My late father knew a thing or two about water. Part of that knowledge was already in his bones at birth: Born and raised in Denmark, his forefathers more than 1,000 years ago were likely seafaring Vikings.
Thankfully, he never showed any tendencies toward wanting to pillage and plunder any neighbors for coin, weapons and women. Although a native Dane herself, Mom wouldn’t have allowed it.
The other part of his water knowledge came by profession. For more than 40 years, he was a master plumber who owned Harry Bern Plumbing and Heating in St. Joseph, Michigan. Over the course of his career, he replaced countless hot water heaters, sinks, toilets, water lines and drains that had sprung a leak and damaged ceilings, floors and walls before he got the call for help.
He saw a lot of costly water damage in his time and had a little saying he’d offer to assuage his customers’ dismay or anger, and to also explain the vagaries of one of Earth’s most precious compounds that makes life here possible — but can also wreak havoc if allowed to run willy-nilly.
“Water is pretty tin,” he’d say in a thick Danish accent. The Danish word for thin is “tynd.”
And he’s right, for within those four words flows a simple truth everyone has encountered at some time in their life: If allowed to run where it wants, and with a little help from gravity, water can get into and through just about everything and anything. Take the Grand Canyon, for example.
I was reminded of my dad’s little truism last month when I stupidly forgot to check my Levis’ pockets for valuables before dropping them into the washing machine. When I later pulled them out of the washer and tossed them into the dryer, I noticed a small, white plastic capsule in the bottom of the tub. It was my new Apple AirPods case. Of course, the AirPods were inside.
Surprisingly, I didn’t let fly a string of salty expletives to assuage my dismay and anger. I just closed my eyes, scrunched my face in pain, and nodded while I remembered uttering “I gotta remember to check my pants before putting them in the wash,” when I paid $159 for the absolutely non-essential purchase.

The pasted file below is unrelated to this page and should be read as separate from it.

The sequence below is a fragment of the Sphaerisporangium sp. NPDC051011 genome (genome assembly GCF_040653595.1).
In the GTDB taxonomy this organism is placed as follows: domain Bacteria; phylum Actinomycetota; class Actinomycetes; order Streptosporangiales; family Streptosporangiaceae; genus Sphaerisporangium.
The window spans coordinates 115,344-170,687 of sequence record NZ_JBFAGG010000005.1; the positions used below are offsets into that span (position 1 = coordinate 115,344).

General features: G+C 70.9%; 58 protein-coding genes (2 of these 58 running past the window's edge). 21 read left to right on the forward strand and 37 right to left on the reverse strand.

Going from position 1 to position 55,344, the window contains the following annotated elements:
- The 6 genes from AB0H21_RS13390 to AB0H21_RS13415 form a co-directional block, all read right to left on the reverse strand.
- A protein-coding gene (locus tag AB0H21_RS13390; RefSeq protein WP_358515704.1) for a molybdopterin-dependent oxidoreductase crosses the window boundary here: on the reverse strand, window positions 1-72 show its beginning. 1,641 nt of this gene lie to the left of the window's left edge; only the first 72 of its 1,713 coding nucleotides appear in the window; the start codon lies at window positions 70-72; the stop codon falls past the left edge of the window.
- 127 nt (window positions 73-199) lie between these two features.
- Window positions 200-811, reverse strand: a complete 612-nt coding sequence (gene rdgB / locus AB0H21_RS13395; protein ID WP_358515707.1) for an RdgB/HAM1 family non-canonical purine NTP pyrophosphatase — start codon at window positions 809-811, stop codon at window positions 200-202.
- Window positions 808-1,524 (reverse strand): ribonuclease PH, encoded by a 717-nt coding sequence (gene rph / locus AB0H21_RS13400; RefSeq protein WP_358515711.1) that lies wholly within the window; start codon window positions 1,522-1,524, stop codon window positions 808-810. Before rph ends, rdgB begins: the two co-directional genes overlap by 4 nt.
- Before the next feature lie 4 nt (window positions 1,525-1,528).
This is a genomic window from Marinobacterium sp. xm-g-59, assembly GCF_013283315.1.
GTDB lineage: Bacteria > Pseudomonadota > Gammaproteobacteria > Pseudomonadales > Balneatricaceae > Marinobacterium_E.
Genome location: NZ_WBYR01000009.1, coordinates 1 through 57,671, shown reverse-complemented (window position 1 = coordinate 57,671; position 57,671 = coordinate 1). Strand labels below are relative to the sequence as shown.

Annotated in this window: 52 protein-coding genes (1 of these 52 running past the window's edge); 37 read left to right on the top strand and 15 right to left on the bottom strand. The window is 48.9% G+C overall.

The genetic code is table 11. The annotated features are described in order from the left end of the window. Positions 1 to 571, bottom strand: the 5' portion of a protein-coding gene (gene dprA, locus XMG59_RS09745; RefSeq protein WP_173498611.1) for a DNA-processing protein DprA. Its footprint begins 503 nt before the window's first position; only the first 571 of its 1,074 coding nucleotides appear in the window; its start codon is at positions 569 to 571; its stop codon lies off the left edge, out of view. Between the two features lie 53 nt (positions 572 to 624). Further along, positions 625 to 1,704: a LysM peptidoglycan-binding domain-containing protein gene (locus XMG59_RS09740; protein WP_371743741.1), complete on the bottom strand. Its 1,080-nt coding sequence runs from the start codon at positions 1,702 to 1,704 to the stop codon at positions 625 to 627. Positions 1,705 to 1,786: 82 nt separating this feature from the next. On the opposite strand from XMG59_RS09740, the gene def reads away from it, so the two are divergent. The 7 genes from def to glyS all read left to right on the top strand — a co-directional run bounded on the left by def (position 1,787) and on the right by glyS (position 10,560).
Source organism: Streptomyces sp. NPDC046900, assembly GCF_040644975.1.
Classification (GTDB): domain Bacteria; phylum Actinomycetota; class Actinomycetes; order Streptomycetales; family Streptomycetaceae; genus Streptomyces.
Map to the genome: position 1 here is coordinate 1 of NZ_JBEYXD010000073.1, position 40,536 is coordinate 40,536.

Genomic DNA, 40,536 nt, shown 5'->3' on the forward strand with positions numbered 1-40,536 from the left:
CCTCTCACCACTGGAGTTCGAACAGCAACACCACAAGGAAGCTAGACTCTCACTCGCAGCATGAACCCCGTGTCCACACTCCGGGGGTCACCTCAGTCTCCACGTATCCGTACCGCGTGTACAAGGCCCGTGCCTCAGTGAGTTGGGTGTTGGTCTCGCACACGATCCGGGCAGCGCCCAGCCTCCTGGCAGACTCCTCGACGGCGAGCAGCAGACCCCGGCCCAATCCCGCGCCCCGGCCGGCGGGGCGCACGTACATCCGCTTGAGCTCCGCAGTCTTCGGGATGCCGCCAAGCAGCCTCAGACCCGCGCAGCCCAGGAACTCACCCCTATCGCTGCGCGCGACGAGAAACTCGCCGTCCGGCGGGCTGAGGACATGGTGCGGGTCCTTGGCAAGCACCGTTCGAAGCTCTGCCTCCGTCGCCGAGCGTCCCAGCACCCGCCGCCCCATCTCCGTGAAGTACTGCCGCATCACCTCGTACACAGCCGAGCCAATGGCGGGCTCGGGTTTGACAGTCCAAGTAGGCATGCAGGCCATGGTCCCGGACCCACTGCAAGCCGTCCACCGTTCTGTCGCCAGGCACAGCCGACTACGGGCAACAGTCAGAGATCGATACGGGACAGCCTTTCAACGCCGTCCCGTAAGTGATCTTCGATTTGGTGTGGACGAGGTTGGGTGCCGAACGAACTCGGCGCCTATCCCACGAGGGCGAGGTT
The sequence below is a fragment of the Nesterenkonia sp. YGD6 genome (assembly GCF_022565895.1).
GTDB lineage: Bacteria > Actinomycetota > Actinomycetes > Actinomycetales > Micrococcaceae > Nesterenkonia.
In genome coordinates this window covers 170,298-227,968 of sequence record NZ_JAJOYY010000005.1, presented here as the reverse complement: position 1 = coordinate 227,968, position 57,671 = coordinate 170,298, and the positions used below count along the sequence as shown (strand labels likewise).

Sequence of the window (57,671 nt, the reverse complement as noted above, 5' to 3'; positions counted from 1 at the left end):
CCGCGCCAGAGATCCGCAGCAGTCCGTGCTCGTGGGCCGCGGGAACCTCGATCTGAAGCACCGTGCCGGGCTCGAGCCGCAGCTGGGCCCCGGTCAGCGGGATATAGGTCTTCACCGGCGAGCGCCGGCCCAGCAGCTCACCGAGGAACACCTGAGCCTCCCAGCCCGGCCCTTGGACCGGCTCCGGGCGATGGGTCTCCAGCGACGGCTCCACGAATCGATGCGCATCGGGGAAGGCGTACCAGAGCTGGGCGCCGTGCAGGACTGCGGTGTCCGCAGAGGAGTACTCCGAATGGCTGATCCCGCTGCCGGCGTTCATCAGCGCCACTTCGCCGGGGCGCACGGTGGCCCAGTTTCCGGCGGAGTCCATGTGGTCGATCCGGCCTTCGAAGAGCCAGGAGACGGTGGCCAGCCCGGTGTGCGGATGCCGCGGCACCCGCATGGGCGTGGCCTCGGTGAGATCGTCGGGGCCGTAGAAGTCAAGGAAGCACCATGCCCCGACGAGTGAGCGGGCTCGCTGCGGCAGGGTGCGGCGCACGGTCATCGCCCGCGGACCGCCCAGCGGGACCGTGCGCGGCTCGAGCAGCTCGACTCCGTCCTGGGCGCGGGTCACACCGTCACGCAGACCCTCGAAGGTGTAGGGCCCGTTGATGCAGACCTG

The look on the Apple Store employee’s face when she told me my AirPods were ruined, affirmed that I didn’t do a good job of remembering to check my Levis. But she did offer some relief. She said several customers come in every day at the Apple Store with AirPods that took an unwanted swim. Of course, I felt better — and didn’t mind as much paying another $159 for another pair.
My father’s little truism about the thinness of water hit me again this week. After walking into my office at Transcript Bulletin Publishing early Tuesday morning, I noticed the top of my desk glisten with water. Monday night’s thunderstorm that pummeled Tooele Valley with heavy rain took a liking to the Transcript’s flat roof, particularly to a small hole in the roof’s membrane over my office.
Thanks to gravity, the water drained through the roof, onto my office ceiling and then onto my desk. Once there, it soaked papers and nick-nacks, then flowed onto the carpet.
I’m still dealing with the mess as I write this Out and About. I’ve cleaned up my desk and a floor fan is drying the carpet. And thank goodness I use a laptop computer that I always take home every night. A desktop computer would have had a much-unwanted bath.
Tooele County is again in the throes of a major drought. The area is nearly 5 inches in arrears for the water year, with water and fire restrictions imposed. But until the roof here gets fixed, I’m going to keep an umbrella next to my desk — just in case.